We’re designed for connection!
Our need for connection to other people, not just romantically, but in everyday life is the way God designed us. We all need to be connected to other people. In general, we need to have a circle of friends and acquaintances plus we need to have a couple of intimate relationships.
By intimate, I’m not referring to sexual intimacy. I’m talking about having a couple of people in your life that you can talk to about anything and everything without fear of judgement or betrayal.
I’m continually reading and learning about dating, relationships, human nature, etc. Recently I’ve read a couple of books that have overlapped in some of their information about the biology of relationships.
These two books are great resources especially if you have a habit of picking toxic people to be in relationship with and why it’s sometimes so hard to break up even with the worst of people.
The first is Safe People by Dr Henry Cloud and Dr John Townsend and the second is Exaholics by Dr. Lisa Marie Bobby.
Both of these books link our attraction, connection, and love for others to chemical reactions in the brain. In multiple studies the parts of the brain that “light up” when we are in love are basically identical to those of drug addicts.
We gain great pleasure from being connected to our spouse, lover, and close friends.
Why is this important?
It’s because it shows that we have a biological need to be connected. Some of these studies show that a lack of connection leads to diminished concentration, lack of motivation, and even depression.
Even if you’re not in a romantic relationship, you still need to be connected with other people. Work may provide a little connection, but you need to go deeper than that. You need to hang with people that you enjoy spending time with.
You need to be social and sometimes that means going out to parties, events, social gatherings, or anything else that will get you off the couch and out of the house.
It’s incredibly easy to fall into the routine of getting up, going to work, coming home, making dinner, plopping down on the couch to watch TV, go to bed, and start all over again tomorrow.
That doesn’t allow you to do any significant connecting with others. I know this routine all too well because I work from home. Yes, it can be great because I don’t have to deal with rush hour traffic or even get dressed before noon if I choose.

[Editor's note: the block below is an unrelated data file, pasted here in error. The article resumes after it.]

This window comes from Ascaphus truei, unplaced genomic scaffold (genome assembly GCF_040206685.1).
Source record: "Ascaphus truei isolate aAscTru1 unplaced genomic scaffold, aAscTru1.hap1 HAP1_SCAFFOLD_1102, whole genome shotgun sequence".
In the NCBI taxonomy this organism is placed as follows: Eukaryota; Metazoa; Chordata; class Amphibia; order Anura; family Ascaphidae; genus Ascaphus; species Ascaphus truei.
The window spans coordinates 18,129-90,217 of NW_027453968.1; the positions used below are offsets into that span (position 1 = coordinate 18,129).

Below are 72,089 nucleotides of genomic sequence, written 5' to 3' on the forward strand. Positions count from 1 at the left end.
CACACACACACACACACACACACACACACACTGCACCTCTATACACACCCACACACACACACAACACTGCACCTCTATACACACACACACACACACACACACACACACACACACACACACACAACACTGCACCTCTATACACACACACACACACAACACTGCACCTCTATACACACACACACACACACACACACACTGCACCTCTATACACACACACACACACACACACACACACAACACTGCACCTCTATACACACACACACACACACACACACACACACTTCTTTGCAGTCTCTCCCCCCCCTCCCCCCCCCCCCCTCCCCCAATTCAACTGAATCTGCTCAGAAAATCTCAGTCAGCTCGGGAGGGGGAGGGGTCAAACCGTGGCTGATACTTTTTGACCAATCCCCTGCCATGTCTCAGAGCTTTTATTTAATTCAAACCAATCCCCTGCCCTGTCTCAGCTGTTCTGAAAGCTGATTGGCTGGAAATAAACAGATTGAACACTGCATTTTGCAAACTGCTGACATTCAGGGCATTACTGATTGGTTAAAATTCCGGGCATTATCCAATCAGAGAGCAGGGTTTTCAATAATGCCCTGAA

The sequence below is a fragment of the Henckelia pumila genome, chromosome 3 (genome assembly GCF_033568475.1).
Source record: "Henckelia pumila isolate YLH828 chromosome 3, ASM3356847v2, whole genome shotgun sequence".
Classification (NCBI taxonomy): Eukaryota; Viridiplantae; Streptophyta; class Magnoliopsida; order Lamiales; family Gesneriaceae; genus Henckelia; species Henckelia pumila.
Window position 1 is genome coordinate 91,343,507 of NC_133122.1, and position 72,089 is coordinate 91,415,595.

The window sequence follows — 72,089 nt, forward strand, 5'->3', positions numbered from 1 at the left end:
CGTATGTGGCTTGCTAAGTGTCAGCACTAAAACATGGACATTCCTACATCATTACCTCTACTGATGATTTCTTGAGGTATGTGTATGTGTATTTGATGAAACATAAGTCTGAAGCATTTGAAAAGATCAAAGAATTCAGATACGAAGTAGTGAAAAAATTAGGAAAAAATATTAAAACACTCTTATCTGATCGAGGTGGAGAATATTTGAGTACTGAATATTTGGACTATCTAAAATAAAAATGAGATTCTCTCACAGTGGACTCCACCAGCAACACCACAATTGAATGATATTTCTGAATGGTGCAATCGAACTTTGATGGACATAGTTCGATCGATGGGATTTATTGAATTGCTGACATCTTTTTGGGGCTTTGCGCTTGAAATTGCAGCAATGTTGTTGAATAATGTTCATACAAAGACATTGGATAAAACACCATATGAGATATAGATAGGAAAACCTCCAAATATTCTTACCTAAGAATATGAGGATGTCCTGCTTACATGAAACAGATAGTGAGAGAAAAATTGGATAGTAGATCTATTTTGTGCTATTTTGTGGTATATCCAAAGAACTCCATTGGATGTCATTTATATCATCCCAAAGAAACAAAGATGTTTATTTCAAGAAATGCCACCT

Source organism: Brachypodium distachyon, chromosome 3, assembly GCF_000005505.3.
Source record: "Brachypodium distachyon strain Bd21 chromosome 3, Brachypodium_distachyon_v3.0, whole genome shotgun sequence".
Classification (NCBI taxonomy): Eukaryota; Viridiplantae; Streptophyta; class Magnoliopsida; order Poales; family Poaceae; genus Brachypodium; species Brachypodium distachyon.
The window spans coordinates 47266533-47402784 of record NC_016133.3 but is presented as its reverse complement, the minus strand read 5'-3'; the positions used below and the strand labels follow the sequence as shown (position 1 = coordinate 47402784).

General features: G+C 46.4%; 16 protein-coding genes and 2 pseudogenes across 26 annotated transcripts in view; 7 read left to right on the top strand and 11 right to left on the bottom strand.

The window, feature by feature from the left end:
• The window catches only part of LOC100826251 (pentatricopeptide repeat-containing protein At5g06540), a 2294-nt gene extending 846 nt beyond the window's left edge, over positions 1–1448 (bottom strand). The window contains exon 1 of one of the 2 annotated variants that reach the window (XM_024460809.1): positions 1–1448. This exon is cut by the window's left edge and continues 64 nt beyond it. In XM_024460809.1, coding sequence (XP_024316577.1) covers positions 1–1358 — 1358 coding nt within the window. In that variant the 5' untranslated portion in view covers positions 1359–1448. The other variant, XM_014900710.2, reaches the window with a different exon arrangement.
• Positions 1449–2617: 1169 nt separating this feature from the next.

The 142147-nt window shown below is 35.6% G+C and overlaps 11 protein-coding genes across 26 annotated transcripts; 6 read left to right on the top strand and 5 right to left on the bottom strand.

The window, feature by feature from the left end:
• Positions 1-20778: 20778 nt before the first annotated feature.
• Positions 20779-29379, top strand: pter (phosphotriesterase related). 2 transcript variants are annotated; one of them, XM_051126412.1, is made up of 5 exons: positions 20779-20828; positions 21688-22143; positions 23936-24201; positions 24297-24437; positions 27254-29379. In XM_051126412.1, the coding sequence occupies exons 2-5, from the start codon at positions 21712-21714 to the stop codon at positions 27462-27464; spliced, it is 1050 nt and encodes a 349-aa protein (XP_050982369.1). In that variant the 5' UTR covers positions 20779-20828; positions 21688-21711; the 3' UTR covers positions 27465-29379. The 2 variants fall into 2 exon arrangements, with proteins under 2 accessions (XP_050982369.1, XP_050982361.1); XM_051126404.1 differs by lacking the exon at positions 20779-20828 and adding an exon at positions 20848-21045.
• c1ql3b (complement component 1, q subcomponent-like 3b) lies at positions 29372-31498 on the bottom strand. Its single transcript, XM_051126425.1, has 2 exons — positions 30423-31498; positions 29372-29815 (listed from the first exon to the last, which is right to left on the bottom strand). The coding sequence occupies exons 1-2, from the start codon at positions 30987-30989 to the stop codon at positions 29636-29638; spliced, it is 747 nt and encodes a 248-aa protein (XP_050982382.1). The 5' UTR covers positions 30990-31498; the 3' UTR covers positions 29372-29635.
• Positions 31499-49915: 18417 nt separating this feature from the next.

The downside is that I can end up at home and alone for days with no real human interaction. There are literally times I have to force myself to go out and be social because it’s just so much easier to sit at home. This leads to isolation and that is never a healthy thing.
When we’re married or in a relationship most of our friends are couples. When we get divorced or become widowed our friends are still married. That’s okay for a while but eventually it starts to become awkward and uncomfortable.
It’s not that your friends don’t love or care for you anymore. It’s more the fact that so many of the things that you do with them is when they are coupled up and you’re single. It’s hard to continually be the fifth wheel.
I know a lot of you will get together with your closest friends and have a girls or guys weekend. But how often does that really happen…a couple of times a year, maybe quarterly, or even once a month? You need more than that.
This is where developing a new circle of single friends becomes important. Start connecting with other singles so that you have friends that are in the same space, on the same life journey that you’re on. You can become great support for each other.
Be careful not to get too wrapped up in having to do everything with someone else. One of the biggest social traps I find many people in is that they feel they can’t do anything or go anywhere on their own.
Ladies, and guys too, venture out on your own from time to time. Go listen to that band you love to listen or dance to. Go to a charity event. Go to social gatherings. If you’re somewhere that you don’t know anyone, tell the host that you’re new and would like them to introduce you to a couple of people to start getting connected.
When you get invited to a party or event, don’t make excuses why you can’t go…unless you have plans to attend a different party. If you turn down enough invitations, you’ll stop being invited because they know you’ll just say no.
Sometimes you just have to force yourself to get out and be social. I find that, for me at least, I usually have a pretty good time when I have to force myself to go out and rarely am I disappointed that I went.
You never know who you’ll meet or run into when you get off the couch and get out. It just might be your soul mate!
I hope you’ll use this information to help you step out of your comfort zone and to be more proactive in your dating life.
Join me next week when I’ll talk about “Trust.”